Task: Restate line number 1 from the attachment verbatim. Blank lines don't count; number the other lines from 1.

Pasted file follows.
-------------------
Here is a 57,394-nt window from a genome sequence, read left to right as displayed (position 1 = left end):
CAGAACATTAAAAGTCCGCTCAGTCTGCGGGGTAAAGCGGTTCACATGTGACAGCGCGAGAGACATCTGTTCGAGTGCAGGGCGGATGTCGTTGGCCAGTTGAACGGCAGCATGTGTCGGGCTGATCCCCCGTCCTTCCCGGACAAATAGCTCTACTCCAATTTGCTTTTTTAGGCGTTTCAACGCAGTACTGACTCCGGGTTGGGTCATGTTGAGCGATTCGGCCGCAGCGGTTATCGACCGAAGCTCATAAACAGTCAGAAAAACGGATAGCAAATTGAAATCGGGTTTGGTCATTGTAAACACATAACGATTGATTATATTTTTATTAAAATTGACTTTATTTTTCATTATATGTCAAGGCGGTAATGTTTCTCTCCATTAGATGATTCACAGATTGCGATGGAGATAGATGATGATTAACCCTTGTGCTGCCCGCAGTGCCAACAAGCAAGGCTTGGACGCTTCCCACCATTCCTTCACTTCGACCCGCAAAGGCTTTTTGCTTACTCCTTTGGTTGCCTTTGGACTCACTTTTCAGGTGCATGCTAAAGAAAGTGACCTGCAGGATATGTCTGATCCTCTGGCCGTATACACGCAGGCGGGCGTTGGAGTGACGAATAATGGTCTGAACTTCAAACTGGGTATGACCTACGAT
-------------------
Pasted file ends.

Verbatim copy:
Here is a 57,394-nt window from a genome sequence, read left to right as displayed (position 1 = left end):